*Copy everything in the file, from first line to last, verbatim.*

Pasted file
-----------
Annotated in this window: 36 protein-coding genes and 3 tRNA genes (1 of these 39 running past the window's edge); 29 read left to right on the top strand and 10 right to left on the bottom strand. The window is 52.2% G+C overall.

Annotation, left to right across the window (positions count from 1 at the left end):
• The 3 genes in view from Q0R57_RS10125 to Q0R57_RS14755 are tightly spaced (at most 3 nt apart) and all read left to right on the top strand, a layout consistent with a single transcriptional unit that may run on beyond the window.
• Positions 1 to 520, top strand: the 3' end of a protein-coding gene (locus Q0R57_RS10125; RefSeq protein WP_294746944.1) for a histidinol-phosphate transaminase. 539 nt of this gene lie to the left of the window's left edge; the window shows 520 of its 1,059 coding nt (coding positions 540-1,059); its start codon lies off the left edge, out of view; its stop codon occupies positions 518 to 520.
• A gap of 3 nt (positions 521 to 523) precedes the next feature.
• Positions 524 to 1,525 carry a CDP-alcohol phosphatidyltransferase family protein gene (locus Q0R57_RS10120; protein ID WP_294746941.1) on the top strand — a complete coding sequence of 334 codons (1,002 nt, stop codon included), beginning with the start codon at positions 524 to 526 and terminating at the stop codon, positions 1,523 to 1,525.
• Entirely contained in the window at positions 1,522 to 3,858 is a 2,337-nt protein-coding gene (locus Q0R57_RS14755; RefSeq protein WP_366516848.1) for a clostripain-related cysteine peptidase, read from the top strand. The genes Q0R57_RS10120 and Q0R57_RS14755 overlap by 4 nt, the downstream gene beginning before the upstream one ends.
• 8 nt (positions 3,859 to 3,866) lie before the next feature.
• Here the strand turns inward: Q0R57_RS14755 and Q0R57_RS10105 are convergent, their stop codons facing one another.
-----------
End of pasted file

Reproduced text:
Annotated in this window: 36 protein-coding genes and 3 tRNA genes (1 of these 39 running past the window's edge); 29 read left to right on the top strand and 10 right to left on the bottom strand. The window is 52.2% G+C overall.

Annotation, left to right across the window (positions count from 1 at the left end):
• The 3 genes in view from Q0R57_RS10125 to Q0R57_RS14755 are tightly spaced (at most 3 nt apart) and all read left to right on the top strand, a layout consistent with a single transcriptional unit that may run on beyond the window.
• Positions 1 to 520, top strand: the 3' end of a protein-coding gene (locus Q0R57_RS10125; RefSeq protein WP_294746944.1) for a histidinol-phosphate transaminase. 539 nt of this gene lie to the left of the window's left edge; the window shows 520 of its 1,059 coding nt (coding positions 540-1,059); its start codon lies off the left edge, out of view; its stop codon occupies positions 518 to 520.
• A gap of 3 nt (positions 521 to 523) precedes the next feature.
• Positions 524 to 1,525 carry a CDP-alcohol phosphatidyltransferase family protein gene (locus Q0R57_RS10120; protein ID WP_294746941.1) on the top strand — a complete coding sequence of 334 codons (1,002 nt, stop codon included), beginning with the start codon at positions 524 to 526 and terminating at the stop codon, positions 1,523 to 1,525.
• Entirely contained in the window at positions 1,522 to 3,858 is a 2,337-nt protein-coding gene (locus Q0R57_RS14755; RefSeq protein WP_366516848.1) for a clostripain-related cysteine peptidase, read from the top strand. The genes Q0R57_RS10120 and Q0R57_RS14755 overlap by 4 nt, the downstream gene beginning before the upstream one ends.
• 8 nt (positions 3,859 to 3,866) lie before the next feature.
• Here the strand turns inward: Q0R57_RS14755 and Q0R57_RS10105 are convergent, their stop codons facing one another.